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Int J Radiat Biol. 2005 May;81(5):353-65.

L5178Y sublines: a look back from 40 years. Part 2: response to ionizing radiation.

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Department of Radiology and Health Protection, Institute of Nuclear Chemistry and Technology, Warsaw, Poland.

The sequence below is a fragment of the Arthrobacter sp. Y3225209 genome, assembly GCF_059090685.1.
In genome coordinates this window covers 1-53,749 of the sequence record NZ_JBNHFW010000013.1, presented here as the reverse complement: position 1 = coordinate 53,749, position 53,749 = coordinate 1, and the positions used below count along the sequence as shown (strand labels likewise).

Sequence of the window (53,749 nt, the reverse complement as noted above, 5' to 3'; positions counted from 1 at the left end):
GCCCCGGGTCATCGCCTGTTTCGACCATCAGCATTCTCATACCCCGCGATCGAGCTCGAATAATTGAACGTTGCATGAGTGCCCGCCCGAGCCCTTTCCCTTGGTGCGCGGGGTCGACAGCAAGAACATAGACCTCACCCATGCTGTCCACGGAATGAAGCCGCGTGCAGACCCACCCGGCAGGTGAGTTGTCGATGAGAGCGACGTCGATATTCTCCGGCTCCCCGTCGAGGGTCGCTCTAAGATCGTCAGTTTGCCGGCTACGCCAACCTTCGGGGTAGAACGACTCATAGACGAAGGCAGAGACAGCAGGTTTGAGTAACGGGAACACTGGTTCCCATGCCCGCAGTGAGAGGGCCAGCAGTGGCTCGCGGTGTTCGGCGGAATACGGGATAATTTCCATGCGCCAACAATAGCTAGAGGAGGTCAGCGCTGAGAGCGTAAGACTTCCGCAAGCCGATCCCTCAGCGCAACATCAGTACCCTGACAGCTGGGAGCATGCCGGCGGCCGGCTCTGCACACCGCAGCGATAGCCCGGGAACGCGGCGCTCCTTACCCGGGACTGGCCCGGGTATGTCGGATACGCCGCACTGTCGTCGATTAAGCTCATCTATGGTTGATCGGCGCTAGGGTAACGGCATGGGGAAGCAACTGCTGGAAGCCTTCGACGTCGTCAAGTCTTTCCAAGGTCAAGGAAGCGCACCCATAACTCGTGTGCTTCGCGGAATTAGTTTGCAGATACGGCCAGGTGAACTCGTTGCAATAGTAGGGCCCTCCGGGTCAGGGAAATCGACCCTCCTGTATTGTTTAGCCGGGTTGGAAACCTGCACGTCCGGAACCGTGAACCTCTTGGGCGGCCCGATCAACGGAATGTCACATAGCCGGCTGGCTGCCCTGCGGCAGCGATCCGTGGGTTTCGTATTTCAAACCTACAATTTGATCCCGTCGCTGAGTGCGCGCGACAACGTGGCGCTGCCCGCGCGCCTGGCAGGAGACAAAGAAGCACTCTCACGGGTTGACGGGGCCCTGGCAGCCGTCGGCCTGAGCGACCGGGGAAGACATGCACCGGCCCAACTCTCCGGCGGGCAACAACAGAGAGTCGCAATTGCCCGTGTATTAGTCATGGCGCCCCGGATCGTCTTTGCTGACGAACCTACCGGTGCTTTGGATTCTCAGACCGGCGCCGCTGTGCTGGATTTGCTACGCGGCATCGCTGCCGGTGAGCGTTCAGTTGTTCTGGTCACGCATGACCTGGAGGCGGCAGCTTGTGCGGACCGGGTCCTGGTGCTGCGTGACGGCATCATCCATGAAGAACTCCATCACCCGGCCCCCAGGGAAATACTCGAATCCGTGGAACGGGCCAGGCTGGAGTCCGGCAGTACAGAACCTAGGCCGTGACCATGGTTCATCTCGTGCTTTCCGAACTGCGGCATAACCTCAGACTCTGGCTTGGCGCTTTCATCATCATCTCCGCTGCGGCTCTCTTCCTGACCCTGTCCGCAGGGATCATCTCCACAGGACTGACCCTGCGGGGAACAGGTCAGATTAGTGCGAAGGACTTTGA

The aim was to review and summarize the results of 40 years of study concerning the response to ionizing radiation of the pair of L5178Y (LY) sublines, LY-R and LY-S, that differ in sensitivity to various DNA-damaging agents, among them X- and gamma-rays. The reviewed data indicate the key importance of DNA damage repair and fixation for the ultimate fate of the irradiated LY cell. The cause of slow double-strand break (DSB) repair in LY-S cells is not identified, but a defect in non-homologous end-joining (NHEJ) would explain most features of the cellular response of LY-S cells to irradiation, as compared with repair-competent LY-R cells. The most prominent features are the very high radiosensitivity of G1 cells, extensive poly(ADP-ribose)-dependent damage fixation, long G2 arrest, considerable chromosomal damage seen as premature chromatin condensation (PCC) fragments and aberrations in metaphase cells. The main cause of radiosensitivity difference between LY sublines is in DNA repair/damage fixation ability. At the level of damage corresponding to a comparable lethal effect, the type of death differs between LY sublines; LY-S cells die in considerably greater proportion by apoptosis than LY-R cells, whereas the latter die in greater proportion by necrosis. This observation is consistent with differential expression of proteins that are pro- or anti-apoptotic. The prominent role of poly(ADP-ribosylation) in the response of LY-S cells apparently is connected with damage fixation, but is in contrast to other cell lines hypersensitive to X- or gamma-radiation with DSB repair defects.

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